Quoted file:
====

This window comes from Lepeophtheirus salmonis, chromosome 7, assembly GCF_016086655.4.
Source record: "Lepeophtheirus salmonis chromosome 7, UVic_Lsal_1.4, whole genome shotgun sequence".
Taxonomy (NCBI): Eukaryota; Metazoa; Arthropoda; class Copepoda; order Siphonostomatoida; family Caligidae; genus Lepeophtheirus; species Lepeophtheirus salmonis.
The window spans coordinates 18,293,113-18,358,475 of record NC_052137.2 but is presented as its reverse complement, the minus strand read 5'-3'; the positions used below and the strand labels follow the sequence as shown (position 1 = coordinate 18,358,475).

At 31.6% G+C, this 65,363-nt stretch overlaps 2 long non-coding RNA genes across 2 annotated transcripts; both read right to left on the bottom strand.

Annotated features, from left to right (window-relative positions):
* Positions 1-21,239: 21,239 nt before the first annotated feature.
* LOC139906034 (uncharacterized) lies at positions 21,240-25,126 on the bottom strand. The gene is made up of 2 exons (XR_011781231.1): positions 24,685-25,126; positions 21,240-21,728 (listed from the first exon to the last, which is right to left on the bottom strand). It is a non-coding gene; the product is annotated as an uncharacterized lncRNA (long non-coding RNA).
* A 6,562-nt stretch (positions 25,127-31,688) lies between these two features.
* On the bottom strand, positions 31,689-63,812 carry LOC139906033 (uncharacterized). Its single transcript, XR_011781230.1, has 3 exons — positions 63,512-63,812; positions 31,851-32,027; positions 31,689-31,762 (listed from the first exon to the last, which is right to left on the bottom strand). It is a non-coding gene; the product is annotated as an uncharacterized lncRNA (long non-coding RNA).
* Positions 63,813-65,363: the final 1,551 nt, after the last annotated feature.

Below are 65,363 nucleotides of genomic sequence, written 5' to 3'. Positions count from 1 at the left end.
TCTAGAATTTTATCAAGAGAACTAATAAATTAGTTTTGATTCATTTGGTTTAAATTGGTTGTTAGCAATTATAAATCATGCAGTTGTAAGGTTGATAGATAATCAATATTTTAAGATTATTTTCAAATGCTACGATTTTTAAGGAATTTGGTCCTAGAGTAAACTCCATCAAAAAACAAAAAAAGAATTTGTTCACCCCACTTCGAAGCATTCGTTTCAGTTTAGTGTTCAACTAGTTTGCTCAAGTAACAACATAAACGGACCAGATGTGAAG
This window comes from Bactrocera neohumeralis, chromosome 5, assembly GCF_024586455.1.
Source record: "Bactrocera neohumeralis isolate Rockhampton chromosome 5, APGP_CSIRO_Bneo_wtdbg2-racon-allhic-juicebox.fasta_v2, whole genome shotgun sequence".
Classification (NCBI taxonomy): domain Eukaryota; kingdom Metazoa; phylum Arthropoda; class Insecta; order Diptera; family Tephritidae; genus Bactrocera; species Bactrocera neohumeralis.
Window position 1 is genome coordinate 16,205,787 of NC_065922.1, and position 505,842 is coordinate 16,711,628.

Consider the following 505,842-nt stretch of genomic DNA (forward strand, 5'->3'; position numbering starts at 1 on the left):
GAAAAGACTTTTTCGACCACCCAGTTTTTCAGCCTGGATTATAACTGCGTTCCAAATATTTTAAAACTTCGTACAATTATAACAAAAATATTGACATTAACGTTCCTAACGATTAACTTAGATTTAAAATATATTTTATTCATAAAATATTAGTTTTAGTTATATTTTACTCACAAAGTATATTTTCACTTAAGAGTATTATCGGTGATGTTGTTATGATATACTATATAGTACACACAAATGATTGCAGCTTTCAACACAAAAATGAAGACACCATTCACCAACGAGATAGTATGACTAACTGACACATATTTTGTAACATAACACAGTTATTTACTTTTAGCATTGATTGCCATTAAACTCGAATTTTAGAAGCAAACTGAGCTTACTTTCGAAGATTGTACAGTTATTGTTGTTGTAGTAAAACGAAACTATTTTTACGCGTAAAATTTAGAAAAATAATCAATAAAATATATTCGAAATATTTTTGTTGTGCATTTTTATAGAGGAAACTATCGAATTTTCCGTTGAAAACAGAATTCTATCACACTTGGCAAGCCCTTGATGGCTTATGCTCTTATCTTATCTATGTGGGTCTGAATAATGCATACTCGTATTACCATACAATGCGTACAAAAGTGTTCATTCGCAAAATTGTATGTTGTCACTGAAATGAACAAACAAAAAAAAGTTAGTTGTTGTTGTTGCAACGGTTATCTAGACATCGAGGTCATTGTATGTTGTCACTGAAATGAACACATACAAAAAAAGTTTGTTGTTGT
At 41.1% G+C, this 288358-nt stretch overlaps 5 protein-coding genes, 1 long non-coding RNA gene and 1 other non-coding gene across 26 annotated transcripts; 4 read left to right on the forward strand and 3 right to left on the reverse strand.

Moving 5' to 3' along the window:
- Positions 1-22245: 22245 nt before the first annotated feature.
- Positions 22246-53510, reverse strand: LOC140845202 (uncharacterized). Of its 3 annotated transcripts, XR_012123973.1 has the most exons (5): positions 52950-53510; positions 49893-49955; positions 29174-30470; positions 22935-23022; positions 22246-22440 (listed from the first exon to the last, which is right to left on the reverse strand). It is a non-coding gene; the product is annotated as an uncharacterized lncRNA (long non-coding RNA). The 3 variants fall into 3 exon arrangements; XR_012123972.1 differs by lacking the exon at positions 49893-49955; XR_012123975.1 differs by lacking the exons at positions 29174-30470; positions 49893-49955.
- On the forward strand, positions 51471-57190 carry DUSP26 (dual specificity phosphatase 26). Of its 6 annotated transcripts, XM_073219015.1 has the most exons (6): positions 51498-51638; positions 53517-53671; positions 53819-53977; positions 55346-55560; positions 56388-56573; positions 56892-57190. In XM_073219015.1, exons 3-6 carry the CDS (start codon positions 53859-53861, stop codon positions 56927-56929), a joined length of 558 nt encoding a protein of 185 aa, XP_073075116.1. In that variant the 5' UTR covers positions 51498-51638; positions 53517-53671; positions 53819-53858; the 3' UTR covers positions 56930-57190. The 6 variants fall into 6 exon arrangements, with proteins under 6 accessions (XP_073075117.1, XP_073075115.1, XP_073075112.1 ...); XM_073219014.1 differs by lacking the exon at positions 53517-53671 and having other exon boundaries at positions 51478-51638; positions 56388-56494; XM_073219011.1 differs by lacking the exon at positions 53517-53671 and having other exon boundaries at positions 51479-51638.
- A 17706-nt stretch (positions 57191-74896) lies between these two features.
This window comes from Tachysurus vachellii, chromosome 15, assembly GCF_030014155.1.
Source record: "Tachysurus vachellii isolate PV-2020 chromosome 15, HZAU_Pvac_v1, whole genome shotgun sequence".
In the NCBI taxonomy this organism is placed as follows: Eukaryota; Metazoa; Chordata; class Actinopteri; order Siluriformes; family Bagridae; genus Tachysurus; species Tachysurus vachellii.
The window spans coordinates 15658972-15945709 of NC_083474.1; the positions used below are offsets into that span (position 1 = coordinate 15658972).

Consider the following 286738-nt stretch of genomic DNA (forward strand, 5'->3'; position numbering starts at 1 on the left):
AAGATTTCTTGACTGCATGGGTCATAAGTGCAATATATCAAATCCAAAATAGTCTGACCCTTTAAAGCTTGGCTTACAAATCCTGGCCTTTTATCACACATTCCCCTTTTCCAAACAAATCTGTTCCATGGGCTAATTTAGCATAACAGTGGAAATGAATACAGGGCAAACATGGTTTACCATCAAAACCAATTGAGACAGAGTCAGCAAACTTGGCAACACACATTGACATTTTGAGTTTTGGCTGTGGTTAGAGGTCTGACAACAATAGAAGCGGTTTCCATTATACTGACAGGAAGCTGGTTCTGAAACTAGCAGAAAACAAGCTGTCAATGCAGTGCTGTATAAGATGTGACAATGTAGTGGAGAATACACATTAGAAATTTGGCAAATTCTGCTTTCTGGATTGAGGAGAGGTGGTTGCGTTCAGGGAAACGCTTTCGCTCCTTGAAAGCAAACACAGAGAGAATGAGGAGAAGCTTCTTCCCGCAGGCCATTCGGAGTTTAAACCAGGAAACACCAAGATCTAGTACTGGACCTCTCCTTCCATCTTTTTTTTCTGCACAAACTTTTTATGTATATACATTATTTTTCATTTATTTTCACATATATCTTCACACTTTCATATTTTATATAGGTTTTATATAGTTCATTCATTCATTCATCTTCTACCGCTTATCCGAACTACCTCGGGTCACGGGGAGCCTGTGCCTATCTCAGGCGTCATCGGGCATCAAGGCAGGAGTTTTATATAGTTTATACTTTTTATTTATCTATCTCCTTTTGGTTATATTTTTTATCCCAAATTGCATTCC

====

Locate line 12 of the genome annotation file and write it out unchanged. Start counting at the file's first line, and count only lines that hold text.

Below are 65,363 nucleotides of genomic sequence, written 5' to 3'. Positions count from 1 at the left end.